Low-level cognitive ability in young adulthood and other risk factors of depression in an observational cohort study among deployed Danish soldiers

Lars Ravnborg Nissen*, Karen Inge Karstoft, Mia Sadowa Vedtofte, Anni Brit Sternhagen Nielsen, Merete Osler, Erik Lykke Mortensen, Gunhild Tidemann Christensen, Søren Bo Andersen

*Corresponding author for this work

Research output: Contribution to journalJournal articleResearchpeer-review

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Abstract

Purpose: Evidence exists of an association between pre-morbid lower cognitive ability and higher risk of hospitalization for depressive disorder in civilian cohorts. The purpose of this study was to examine the relationship of cognitive ability at conscription with post-deployment depression and the influence of (1) baseline factors: age, gender, and pre-deployment educational level, (2) deployment-related factors: e.g., war-zone stress and social support, and (3) co-morbid PTSD.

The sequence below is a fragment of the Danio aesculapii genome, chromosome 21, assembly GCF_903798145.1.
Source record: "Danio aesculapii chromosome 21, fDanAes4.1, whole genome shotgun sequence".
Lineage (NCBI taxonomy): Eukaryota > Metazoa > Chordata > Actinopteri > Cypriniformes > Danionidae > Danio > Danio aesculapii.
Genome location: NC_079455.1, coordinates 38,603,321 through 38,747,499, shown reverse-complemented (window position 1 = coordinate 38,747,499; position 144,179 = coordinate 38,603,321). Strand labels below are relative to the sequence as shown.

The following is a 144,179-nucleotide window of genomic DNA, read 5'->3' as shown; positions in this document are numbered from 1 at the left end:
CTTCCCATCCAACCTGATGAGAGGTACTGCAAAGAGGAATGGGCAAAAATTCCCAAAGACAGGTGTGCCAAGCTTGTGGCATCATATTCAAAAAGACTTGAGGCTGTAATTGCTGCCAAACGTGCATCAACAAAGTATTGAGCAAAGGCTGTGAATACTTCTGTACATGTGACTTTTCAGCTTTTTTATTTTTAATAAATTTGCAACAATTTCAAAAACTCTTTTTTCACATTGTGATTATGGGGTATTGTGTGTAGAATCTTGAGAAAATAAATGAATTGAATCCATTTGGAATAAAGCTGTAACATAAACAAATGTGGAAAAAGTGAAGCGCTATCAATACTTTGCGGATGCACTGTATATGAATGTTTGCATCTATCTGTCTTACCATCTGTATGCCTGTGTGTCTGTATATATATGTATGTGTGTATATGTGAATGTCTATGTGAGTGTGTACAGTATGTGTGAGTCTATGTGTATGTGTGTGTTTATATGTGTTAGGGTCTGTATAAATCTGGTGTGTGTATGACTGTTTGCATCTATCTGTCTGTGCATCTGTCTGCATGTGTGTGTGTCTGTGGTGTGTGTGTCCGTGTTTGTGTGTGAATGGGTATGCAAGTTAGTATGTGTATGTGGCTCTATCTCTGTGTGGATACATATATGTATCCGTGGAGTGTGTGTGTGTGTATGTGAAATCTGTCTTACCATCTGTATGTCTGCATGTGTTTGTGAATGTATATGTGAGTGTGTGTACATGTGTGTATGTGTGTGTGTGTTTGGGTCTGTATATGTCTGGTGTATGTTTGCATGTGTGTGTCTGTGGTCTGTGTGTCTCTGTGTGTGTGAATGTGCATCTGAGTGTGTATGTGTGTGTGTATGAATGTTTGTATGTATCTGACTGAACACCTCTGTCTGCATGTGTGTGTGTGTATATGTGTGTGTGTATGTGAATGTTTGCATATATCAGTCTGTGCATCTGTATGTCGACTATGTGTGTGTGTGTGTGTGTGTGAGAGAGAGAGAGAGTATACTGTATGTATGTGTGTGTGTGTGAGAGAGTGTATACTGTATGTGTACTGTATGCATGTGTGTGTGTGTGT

Methods: An observational cohort study linking conscription board registry data with post-deployment self-report data. The study population consisted of Danish Army military personnel deployed to different war zones from 1997 to 2015. The association between cognitive ability at conscription and post-deployment depression was analyzed using repeated-measure logistic regression models. 

Results: Study population totaled 9716 with a total of 13,371 deployments. Low-level cognitive ability at conscription was found to be weakly associated with post-deployment probable depression after adjustment for more important risk factors like gender, education, and deployment-related factors [odds ratio (OR) 0.93, 95% confidence interval (CI) 0.88–0.99]. The co-occurrence rate with PTSD was nearly 60%. When adding co-morbid PTSD as an independent variable, the association between cognitive ability and probable depression became insignificant, OR 0.95, CI 0.89–1.02.